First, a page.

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You Don't Have To Rob A Bank: The Roots Of Peter Rehberg
John Eden , July 26th, 2021 10:40

By the time the late Peter Rehberg was at secondary school, his appetite for noisy mischief-making was already well established. John Eden, who was in the year below, remembers his youthful guide into far-out sounds

Peter Rehberg and I met at school in the mid-1980s. He was born exactly a year and a day before me, and was in the year above me Verulam School, the single sex comprehensive we endured in commuter belt Hertfordshire.

My musical tastes had matured from the stadium synthpop of Howard Jones to Soft Cell, Bauhaus and, erm, New Model Army. My mates and I were mainlining John Peel's Radio 1 shows and one day after school, two of us ended up in a conversation about all this with Peter. He offered to do us some tapes. With characteristic efficiency, the next day my friend received a C90 stuffed with Jim Thirlwell's Foetus productions, which blew our teenage minds with its symphonic cartoon nihilism.

My tape was Psychic TV's Dreams Less Sweet album, which Peter suggested was best listened to on headphones in the dark. This simple act of generosity would prove to be a major turning point in my life. The sounds and music on Dreams Less Sweet were like nothing I had ever heard before and I was terrified and fascinated in equal measure. It would be my first initiation of many that took place in darkened rooms late at night...

Peter's enthusiasm and evangelism about music was equalled by his inability to fit in with our school's stifling regime. He was banned from using the stereo in the sixth form common room after several incidents with Swans albums and some turntablism with a Captain Scarlet sound effects record.

One day us older pupils were subjected to a “business workshop” to focus our minds on future wage-slavery. It included a lecture from an invited speaker about what “industry” meant to us (not a lot). This was followed by some group work, where we had to produce a visual representation of our impressions. Obviously this was a load of bollocks and the outputs were instantly forgettable. Except one: Sunday supplement magazines had been cut up as source material for a large collage featuring factory chimneys, smoke and barbed wire - emblazoned with the slogan “YOU DON'T HAVE TO ROB A BANK”. It looked like the cover of a Throbbing Gristle bootleg. The group's spokesman displayed the artwork to the teachers and about two hundred bemused kids. He muttered apologetically: “I'm really sorry, Peter took charge of this one”.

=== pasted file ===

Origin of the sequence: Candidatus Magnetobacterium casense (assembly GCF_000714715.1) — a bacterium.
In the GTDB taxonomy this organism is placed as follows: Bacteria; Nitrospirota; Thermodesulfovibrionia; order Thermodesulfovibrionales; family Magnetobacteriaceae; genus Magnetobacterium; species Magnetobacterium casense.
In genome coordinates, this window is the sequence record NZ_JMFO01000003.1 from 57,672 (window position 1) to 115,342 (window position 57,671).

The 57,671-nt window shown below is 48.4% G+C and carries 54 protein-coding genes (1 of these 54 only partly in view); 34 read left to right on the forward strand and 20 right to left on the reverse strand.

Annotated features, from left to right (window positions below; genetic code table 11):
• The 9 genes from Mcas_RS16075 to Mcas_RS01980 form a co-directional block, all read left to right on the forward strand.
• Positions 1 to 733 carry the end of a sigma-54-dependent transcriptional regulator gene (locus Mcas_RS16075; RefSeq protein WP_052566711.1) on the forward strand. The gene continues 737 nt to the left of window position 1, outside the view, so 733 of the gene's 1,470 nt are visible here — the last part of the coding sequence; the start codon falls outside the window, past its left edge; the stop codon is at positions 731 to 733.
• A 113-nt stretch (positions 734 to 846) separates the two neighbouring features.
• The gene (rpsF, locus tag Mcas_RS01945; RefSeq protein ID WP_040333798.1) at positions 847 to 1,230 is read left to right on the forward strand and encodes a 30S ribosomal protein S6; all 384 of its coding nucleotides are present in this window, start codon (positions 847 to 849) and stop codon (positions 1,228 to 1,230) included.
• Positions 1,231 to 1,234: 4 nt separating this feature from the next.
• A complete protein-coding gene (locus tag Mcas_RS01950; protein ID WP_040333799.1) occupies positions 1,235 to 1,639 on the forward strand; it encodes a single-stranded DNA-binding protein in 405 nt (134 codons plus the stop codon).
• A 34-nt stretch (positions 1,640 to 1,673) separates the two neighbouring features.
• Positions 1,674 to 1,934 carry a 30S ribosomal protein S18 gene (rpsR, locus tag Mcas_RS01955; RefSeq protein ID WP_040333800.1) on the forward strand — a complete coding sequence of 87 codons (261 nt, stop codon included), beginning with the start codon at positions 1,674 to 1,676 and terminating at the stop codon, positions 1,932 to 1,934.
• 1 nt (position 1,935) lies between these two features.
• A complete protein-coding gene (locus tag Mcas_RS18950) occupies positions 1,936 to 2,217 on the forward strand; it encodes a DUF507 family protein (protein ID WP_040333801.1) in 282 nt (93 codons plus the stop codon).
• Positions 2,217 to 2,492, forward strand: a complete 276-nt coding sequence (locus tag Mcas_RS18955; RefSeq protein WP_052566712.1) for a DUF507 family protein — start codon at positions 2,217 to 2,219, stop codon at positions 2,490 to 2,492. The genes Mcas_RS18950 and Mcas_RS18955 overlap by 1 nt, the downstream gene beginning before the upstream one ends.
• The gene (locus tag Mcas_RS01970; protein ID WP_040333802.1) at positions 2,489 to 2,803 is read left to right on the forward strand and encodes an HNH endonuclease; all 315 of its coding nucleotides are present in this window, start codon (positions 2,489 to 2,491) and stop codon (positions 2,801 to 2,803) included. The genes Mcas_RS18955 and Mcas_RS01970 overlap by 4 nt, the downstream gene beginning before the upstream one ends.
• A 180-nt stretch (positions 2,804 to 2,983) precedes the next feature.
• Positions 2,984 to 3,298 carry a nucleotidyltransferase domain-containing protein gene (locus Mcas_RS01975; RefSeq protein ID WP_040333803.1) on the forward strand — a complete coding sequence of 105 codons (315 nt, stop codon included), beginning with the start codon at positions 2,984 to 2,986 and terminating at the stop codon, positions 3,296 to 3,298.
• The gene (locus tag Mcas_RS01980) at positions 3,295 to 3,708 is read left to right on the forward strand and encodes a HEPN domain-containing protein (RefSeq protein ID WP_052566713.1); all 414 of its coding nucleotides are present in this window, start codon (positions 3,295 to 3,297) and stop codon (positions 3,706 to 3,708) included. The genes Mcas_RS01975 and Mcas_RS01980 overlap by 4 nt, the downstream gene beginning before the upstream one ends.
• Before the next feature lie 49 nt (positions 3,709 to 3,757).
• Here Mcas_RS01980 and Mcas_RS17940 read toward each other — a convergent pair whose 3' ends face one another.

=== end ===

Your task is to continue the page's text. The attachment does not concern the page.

Peter kept a watchful eye and was always happy to provide suggestions as I hoovered up the Some Bizzare back catalogue and boldly snaffled the weirdest records the local Our Price had to offer. One time I visited him at home, talking two to the dozen about the Butthole Surfers' Locust Abortion Technician LP. My mentor proceeded to pull out the band's entire back catalogue from his floor-to-ceiling record shelves. We watched his copy of their insane Blind Eye Sees All video and made a pact to see them live.

I finally got to a Psychic TV “disconcert” in 1987, marvelling at the array of freaks in the audience. I hid behind Peter in awe as he casually struck up a conversation with the goddess Paula P-Orridge. That summer was a lot of fun. Peter's beaten up blue Volkswagen Beetle ferried us to the Rough Trade shop in Ladbroke Grove, or to incredible gigs like Big Black's final show and an ecstatically deranged performance by the Butthole Surfers at the Clarendon. Starting the car involved fiddling about with some wiring under the back seat and there was no stereo, so we'd chat nonstop about music up and down the motorway.